Carla Lamb does not remember being completely healthy. She feels as if she has been diagnosed over and over again.
Lamb suffers from an eating disorder which has led to a long list of health issues ever since.
Although, technically she was diagnosed ten years ago, Lamb said her issues with eating started long before that.
“I say it began ten years ago. In retrospect, that is a false statement. It was almost twenty-two years ago. It took hospitalization at Homewood in Guelph, when undergoing intensive treatments to realize that,” said Lamb.
There were daily and weekly courses offered at Homewood and a behavioural therapy session brought Lamb to admit her problem started before she had initially thought.
“That is when I came to learn I was much younger. When the engrained perception of undergoing puberty, was not a rightful passage for me but a fate of deepest concern.”
The moment Lamb is talking about is her transition from athlete to who she is today.
She trained and ate as she pleased but by 2002 after retiring from training, it was brought to her attention that she may have gained weight.
“Here began my internal dialogue: ‘no I am becoming everything that I promised myself I would not become.’ That fear that was subconsciously imbedded in my one-year-old self, came true,” said the 32-year-old.
Due to the statements about Lamb’s body and weight she decided to buy a scale with her birthday money. She always had a fear of gaining weight and she wanted to stop it before it got out of control.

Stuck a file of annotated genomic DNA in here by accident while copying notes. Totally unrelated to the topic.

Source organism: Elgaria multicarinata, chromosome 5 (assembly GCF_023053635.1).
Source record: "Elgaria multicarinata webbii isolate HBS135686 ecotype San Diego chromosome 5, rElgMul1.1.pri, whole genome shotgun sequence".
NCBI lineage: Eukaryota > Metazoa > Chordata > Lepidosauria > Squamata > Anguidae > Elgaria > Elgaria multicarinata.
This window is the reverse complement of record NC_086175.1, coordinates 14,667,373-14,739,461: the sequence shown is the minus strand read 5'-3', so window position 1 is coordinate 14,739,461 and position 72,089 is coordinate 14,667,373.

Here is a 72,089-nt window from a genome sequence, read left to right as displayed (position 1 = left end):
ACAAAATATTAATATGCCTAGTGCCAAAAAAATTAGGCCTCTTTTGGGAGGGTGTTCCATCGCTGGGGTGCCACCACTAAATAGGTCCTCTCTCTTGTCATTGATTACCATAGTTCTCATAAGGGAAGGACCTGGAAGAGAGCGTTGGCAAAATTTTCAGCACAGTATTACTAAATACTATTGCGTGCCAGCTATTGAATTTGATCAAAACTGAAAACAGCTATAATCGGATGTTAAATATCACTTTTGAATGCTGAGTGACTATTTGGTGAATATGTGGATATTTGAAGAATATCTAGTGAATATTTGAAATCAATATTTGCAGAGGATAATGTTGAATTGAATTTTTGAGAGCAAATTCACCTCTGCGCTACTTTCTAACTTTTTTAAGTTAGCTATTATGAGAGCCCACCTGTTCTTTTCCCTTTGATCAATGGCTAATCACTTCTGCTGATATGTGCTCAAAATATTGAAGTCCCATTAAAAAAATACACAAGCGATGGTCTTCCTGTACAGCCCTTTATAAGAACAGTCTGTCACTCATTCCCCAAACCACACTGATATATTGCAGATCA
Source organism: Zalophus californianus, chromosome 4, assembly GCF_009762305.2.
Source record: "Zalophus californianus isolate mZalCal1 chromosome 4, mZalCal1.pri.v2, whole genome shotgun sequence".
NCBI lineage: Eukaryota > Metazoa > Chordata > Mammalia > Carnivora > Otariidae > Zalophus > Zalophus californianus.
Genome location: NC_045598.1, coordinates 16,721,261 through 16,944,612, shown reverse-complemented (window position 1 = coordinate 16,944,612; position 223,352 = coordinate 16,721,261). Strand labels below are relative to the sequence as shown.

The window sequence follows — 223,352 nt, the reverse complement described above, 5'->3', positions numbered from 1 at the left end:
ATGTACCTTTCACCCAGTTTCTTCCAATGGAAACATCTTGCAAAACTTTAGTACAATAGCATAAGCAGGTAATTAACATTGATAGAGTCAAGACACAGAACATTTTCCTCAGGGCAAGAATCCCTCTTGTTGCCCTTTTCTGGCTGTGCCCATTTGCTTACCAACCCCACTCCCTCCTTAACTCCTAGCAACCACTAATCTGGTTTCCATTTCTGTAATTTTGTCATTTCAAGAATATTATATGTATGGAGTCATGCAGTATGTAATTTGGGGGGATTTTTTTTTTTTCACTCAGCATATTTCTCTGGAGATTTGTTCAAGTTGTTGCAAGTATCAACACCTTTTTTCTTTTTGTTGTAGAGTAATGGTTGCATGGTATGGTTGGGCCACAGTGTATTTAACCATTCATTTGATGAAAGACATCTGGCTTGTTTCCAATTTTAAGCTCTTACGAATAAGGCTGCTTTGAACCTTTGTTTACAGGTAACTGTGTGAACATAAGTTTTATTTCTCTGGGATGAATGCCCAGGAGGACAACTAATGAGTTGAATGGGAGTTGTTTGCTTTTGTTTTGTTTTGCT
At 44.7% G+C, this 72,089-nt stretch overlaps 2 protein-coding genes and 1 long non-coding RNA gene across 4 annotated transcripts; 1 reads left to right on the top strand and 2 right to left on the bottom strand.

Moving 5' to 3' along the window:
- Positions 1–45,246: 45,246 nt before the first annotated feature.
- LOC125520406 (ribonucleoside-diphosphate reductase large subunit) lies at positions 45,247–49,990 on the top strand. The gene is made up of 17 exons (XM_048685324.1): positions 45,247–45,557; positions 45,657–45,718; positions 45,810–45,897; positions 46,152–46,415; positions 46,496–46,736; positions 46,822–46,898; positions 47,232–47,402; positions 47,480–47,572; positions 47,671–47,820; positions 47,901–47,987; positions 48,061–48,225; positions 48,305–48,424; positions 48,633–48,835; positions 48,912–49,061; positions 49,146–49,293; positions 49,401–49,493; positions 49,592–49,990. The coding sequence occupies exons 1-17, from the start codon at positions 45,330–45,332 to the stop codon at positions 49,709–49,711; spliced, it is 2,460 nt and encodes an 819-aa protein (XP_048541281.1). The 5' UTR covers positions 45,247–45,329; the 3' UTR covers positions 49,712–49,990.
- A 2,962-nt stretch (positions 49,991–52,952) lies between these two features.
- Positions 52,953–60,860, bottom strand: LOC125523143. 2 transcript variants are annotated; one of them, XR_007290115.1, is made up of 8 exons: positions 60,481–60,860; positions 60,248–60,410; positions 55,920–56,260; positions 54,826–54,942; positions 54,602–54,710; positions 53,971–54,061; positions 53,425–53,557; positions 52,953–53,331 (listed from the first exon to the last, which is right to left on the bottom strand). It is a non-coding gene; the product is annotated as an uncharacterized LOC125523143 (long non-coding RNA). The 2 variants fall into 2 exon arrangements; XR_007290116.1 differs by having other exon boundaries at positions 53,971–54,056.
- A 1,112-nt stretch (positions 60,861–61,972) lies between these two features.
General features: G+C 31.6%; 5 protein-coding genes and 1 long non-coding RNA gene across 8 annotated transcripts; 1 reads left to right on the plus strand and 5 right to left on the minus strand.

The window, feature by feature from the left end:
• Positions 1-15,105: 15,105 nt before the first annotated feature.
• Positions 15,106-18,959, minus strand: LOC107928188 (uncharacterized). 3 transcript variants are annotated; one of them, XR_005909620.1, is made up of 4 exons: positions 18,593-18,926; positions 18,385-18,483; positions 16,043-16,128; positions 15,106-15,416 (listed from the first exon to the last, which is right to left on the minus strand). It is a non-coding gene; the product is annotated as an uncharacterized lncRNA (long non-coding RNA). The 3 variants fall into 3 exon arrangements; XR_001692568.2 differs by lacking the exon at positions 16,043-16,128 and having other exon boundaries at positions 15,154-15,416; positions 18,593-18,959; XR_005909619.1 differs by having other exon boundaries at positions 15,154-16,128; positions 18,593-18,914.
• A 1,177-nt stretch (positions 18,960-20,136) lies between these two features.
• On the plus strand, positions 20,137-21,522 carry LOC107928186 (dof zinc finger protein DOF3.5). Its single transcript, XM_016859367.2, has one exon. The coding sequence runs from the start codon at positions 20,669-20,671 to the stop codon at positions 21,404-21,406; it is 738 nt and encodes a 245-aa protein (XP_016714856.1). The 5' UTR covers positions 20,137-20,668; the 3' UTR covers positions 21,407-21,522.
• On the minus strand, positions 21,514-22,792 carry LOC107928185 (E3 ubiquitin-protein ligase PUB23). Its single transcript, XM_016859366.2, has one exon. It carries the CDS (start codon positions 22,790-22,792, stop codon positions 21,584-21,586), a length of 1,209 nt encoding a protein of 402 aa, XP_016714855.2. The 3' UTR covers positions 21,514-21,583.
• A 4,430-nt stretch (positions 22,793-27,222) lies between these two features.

“I got back on track. Never hungry but losing weight,” said Lamb about how she felt at the time.
By 2003, Lamb’s coworkers started asking her questions and observing whether she ate or not but she had difficulty considering herself as someone with an eating disorder. In her mind, she ate, so therefore there was no issue. She saw her doctor who diagnosed her with IBS.
Then one day, she found herself on campus at Memorial University. She ate her regular breakfast and then proceeded to throw it up.
“I thought: I could have my cake and eat it too,” recalled Lamb. “I knew I had an eating disorder that had gradually, yet so swiftly, changed from self-deprivation to tasting the best and then bidding it farewell.”
Although, her first purge was ten years ago, Lamb realizes now, after her sessions at Homewood, it was a struggle she had faced for most of her life. Though she never physically attempted to indulge in an eating disorder, her mind had preconceived notions as to how she should be and created imbedded fears.
As her condition progressed, Lamb was hospitalized. “It was so shameful. It was somewhere between three and four weeks and I was miserable. I completed the protocolled program and came out at about 95 pounds. I continued to lose weight and sat at 91 pounds. I was more active, not sick. I was eating, just not as much as they fed me. I was healed,” said Lamb.
Although, not what one would consider cured, Lamb felt contented with her progress. However, after having the stomach flu, she was reminded of the changes and occurrence that came with throwing up and she has no longer lived a day without experiencing her eating disorder.